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The Black Lives Matter movement (BLM) has dominated news cycles and sparked a much-needed national dialogue about race in America. While there are valid concerns about BLM and its aims, many detractors criticize the movement using poorly constructed arguments. Before we can understand why the criticisms are flawed, a quick history lesson on BLM is needed.
In 2012, George Zimmerman shot and killed an unarmed Af-rican American teenager named Trayvon Martin in Florida. The ensuing trial garnered national attention and led to discussions on racial profiling, the justice system, and general institutionalized racism. BLM was founded when Zimmerman was found not guilty of murdering Martin. The founders were Alicia Garza, Opal Tometi and Patrisse Cullors. The movement has since grown into a broad grassroots movement of activists. Their stated aim is to protest against and eventually overcome the systemic racism that has restricted the freedom of African Americans. Millions of people dis-miss the movement for its exclusive focus on black lives, countering with the refrain “all lives matter.” Others claim that BLM’s activism is divisive and unnecessary due to the media’s exaggerations of racial inequality. Opponents also argue that BLM is encouraging violence against police. All these criticisms are unfounded and lack basis in fact.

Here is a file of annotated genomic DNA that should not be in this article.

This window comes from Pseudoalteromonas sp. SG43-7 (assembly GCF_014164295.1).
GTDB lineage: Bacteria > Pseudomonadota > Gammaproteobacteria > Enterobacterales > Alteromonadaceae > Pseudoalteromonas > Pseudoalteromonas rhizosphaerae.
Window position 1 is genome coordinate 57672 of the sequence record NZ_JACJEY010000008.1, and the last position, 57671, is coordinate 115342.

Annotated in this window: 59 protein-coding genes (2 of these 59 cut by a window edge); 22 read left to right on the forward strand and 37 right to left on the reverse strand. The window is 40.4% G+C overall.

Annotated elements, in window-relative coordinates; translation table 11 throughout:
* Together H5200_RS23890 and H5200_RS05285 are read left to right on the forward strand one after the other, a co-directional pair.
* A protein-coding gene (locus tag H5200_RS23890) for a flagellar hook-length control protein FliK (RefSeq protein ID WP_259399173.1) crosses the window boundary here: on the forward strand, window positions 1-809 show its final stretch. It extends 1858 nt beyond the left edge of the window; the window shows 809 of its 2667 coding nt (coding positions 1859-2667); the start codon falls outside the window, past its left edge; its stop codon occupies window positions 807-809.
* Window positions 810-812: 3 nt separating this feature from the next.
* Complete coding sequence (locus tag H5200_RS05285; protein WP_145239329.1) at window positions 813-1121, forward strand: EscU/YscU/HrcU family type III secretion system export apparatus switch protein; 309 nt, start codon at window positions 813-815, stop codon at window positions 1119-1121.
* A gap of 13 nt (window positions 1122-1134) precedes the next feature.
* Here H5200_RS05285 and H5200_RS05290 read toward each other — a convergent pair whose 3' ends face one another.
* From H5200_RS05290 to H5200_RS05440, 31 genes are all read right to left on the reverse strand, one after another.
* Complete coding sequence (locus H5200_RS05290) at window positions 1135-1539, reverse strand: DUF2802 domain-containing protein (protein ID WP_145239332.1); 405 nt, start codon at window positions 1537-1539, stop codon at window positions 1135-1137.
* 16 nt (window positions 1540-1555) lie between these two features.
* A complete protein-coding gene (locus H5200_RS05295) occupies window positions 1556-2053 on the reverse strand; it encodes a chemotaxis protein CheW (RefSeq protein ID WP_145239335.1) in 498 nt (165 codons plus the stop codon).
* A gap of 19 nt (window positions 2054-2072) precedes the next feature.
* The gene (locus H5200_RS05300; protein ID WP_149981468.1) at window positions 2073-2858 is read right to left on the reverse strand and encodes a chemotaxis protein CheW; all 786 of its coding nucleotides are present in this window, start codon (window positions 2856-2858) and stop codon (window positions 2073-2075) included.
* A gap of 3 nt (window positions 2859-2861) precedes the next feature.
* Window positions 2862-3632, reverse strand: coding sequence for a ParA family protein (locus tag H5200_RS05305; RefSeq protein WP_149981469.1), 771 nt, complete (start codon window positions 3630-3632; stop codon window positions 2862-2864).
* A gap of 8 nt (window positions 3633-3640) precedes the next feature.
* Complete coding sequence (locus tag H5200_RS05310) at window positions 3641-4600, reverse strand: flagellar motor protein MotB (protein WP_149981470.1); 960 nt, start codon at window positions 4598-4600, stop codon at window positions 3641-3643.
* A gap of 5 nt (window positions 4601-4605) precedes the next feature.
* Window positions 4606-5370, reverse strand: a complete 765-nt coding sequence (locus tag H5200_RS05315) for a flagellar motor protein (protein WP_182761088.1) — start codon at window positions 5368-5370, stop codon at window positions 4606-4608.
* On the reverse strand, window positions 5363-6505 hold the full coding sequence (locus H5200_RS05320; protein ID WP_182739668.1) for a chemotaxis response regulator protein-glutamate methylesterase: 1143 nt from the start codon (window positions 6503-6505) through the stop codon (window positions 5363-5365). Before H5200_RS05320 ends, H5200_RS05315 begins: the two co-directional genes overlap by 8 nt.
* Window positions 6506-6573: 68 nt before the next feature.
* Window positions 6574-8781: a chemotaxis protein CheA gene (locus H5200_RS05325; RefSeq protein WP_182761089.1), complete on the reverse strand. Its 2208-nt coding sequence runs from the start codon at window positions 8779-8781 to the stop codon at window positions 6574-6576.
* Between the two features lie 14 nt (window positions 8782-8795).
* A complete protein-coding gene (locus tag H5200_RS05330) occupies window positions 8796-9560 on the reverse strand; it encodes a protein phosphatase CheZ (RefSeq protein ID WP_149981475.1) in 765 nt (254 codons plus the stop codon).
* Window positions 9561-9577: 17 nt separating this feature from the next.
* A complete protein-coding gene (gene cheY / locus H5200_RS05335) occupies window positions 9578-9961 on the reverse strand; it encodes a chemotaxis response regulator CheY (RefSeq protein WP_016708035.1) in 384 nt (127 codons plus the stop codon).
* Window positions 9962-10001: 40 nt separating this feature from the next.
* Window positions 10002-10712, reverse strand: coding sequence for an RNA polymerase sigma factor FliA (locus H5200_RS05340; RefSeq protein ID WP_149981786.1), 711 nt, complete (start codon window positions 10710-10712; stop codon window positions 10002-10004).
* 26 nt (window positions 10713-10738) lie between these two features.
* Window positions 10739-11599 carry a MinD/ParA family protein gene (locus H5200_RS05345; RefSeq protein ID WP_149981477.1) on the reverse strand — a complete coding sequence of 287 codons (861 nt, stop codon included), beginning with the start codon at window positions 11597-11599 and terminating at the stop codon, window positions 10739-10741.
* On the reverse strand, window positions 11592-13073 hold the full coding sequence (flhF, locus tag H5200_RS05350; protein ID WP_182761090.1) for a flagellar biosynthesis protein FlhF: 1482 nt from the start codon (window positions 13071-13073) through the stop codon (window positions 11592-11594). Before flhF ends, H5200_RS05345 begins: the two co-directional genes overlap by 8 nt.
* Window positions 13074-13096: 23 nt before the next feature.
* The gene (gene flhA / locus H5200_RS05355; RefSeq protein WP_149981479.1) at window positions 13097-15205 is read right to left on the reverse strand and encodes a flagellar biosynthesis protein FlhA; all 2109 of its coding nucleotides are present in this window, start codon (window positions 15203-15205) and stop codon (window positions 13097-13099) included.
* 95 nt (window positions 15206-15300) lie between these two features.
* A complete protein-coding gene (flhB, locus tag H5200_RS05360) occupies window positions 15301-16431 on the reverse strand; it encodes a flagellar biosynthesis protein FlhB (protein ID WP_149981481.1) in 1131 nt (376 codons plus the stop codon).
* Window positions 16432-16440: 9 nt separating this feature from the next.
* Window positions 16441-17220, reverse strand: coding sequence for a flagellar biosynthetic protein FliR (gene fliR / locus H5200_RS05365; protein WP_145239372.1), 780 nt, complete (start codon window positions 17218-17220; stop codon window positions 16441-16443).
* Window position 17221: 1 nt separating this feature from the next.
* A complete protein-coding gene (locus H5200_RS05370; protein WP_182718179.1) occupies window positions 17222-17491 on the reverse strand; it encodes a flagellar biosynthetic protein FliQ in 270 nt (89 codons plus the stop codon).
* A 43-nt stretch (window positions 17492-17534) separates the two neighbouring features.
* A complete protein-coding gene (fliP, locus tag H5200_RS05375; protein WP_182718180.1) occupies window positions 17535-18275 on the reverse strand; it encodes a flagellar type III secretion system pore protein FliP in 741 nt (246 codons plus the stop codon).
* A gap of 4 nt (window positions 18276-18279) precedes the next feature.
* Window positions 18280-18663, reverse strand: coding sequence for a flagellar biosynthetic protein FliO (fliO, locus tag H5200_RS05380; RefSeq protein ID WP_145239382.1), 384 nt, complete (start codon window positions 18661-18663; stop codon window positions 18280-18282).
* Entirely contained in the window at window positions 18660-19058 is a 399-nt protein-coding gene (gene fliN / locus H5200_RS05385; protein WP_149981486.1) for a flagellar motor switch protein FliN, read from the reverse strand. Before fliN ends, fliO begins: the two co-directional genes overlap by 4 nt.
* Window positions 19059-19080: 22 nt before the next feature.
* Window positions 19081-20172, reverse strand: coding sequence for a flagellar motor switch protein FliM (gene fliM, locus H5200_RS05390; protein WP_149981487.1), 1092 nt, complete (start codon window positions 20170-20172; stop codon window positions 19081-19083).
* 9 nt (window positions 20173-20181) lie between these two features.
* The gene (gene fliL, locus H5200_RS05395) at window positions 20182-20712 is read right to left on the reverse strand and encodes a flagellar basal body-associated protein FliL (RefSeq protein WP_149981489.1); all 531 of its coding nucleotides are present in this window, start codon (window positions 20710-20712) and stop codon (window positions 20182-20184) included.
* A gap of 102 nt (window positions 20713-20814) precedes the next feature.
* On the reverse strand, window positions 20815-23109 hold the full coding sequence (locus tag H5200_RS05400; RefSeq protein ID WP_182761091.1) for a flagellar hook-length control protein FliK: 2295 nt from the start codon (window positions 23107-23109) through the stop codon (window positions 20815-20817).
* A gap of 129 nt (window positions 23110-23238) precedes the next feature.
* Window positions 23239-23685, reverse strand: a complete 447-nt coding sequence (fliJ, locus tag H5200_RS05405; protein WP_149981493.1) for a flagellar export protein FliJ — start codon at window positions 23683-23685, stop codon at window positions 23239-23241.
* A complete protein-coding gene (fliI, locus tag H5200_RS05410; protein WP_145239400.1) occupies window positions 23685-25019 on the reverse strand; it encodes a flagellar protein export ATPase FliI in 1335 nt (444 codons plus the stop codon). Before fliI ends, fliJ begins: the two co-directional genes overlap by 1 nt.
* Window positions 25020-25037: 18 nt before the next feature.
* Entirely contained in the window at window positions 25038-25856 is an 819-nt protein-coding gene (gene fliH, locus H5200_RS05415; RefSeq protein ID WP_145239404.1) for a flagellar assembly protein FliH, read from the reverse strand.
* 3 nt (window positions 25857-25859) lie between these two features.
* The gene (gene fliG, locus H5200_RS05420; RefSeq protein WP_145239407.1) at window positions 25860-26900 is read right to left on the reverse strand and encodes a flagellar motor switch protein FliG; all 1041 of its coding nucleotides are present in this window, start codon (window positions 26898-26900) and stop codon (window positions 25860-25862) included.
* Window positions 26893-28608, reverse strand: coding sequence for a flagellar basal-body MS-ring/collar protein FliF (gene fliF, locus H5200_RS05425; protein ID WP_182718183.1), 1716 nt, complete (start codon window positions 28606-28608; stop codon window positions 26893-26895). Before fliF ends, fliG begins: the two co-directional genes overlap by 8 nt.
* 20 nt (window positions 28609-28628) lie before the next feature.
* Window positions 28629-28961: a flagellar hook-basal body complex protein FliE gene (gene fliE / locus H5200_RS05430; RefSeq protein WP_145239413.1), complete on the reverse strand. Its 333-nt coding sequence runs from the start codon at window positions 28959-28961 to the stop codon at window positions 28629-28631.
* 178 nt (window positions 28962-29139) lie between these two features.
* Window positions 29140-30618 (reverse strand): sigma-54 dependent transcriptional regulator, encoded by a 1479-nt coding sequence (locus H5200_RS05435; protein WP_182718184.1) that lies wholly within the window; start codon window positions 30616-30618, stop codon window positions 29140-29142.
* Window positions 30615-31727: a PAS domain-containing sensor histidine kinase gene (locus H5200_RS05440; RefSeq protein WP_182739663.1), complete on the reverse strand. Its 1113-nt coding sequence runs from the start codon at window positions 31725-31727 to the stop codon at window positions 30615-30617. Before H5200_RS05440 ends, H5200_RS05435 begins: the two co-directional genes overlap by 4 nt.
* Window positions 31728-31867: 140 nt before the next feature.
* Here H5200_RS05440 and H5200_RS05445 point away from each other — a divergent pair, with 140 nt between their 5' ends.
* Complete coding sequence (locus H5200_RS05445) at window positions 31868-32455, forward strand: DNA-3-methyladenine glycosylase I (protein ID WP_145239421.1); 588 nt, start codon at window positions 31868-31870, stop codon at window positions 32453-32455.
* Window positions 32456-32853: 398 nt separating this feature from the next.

The most common dismissal of BLM’s agenda is “all lives matter,” an appealingly simplistic but ultimately misguided response. The critics who offer this response assert that the phrase “black lives matter” somehow implies that white lives do not. The BLM movement is not trying to argue that white lives do not matter. Of course all lives matter. Instead, asserting that black lives matter is a response to the implicit statement that they do not. This assertion is made when black men are shot by white cops who go unpunished. It is made when black people are disproportionately incarcerated compared to white people. It is made when the residual effects of centuries of institutionalized racism limit opportunities for people of color.